Melissa Chiasson, a graduate student in Douglas Fowler's lab at the University of Washington sought to address the effects of genetic variants in a high throughput manner. She helped develop a method that measures the effects of sequence variants on abundance simultaneously called VAMP-seq, for Variant Abundance by Massively Parallel sequencing.
In VAMP-seq, the abundance of a protein variant library is monitored by fusing the variants to eGFP followed by an internal ribosomal entry site and mCherry. If a variant has wild-type levels of abundance, the eGFP will be stable and fluoresce. But if the variant is unstable, it will be degraded, leading to reduced eGFP fluorescence. Cells expressing the library are then sorted by fluorescence-activated cell sorting into four bins based on their eGFP:mCherry ratios. Genomic DNA from each bin are then extracted and sequenced.
Chiasson is currently using VAMP-seq to study vitamin K epoxide reductase (VKOR) variants. VKOR is an enzyme critical for activating clotting factors and is the target of the anticoagulant drug warfarin. In past research, several VKOR variants have been found that affect the body’s response to warfarin. “These novel methods will be instrumental in interpreting human variation at large scales and making personalized medicine a reality,” Chiasson explains.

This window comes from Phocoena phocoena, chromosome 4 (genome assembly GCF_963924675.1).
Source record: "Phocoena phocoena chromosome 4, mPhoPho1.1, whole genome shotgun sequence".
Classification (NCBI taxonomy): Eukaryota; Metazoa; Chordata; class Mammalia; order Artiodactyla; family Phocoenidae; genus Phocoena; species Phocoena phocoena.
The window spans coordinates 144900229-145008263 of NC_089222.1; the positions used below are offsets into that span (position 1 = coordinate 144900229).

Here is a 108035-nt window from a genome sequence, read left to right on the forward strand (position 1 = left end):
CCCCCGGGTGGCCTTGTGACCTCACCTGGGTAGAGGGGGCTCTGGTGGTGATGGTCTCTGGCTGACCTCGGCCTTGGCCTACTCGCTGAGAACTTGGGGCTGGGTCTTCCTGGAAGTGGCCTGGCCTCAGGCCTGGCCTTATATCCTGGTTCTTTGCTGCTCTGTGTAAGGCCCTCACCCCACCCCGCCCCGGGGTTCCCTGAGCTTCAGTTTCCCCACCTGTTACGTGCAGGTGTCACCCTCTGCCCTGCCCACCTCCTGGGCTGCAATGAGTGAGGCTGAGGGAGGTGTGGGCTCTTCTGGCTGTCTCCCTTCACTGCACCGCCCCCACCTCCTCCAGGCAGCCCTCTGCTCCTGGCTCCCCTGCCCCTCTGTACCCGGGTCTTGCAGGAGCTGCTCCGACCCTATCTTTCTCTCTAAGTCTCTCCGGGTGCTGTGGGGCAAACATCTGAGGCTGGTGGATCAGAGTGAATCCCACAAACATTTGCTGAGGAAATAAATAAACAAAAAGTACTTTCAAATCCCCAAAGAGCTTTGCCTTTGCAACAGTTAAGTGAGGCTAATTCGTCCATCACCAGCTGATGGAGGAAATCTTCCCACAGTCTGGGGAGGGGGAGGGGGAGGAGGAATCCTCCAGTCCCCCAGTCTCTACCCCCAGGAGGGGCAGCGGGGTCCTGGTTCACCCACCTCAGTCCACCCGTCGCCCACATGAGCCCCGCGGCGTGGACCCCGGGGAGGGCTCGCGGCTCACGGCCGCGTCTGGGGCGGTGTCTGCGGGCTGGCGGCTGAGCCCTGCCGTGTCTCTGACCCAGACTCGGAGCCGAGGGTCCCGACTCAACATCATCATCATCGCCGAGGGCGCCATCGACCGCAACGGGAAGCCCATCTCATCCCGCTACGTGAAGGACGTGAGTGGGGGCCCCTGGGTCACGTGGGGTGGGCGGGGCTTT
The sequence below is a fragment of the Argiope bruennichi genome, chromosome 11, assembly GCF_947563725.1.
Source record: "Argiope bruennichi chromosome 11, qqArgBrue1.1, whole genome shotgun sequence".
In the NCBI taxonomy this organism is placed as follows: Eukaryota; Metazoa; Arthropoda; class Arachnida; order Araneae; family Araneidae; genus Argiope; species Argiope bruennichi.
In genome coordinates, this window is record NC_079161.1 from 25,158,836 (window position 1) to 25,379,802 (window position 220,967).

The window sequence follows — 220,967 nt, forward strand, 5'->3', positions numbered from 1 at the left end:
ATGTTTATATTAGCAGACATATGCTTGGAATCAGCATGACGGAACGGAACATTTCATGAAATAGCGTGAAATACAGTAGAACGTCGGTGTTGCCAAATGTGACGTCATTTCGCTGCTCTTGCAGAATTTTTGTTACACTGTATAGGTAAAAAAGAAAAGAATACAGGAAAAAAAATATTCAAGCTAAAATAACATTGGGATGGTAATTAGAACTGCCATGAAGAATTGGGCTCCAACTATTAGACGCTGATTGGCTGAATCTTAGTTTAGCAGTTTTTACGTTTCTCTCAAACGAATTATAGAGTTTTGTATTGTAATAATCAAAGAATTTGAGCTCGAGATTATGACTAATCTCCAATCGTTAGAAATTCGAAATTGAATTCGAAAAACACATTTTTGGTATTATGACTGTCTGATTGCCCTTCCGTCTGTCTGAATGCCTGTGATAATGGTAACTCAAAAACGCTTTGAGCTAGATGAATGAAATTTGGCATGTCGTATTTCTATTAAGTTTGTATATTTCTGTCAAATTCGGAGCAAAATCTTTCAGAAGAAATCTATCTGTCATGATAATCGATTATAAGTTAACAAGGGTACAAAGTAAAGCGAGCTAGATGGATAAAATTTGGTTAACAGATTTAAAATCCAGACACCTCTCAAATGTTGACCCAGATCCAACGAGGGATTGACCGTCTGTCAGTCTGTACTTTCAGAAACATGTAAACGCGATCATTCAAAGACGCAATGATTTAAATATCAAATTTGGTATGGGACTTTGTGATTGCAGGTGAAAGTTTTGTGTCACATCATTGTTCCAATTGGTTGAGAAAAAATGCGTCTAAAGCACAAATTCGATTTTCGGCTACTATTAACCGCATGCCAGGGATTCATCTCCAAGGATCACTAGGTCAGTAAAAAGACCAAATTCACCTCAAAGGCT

Elizabeth Unger: Developing a serotonin sensor
The goal of Elizabeth Unger’s postdoctoral work in Lin Tian’s lab at UC Davis is to generate a genetically encoded fluorescent sensor for serotonin. According to Unger, “serotonin is a well-known but poorly studied neuromodulator, and evidence suggests that it is incredibly important for nearly every aspect of life.”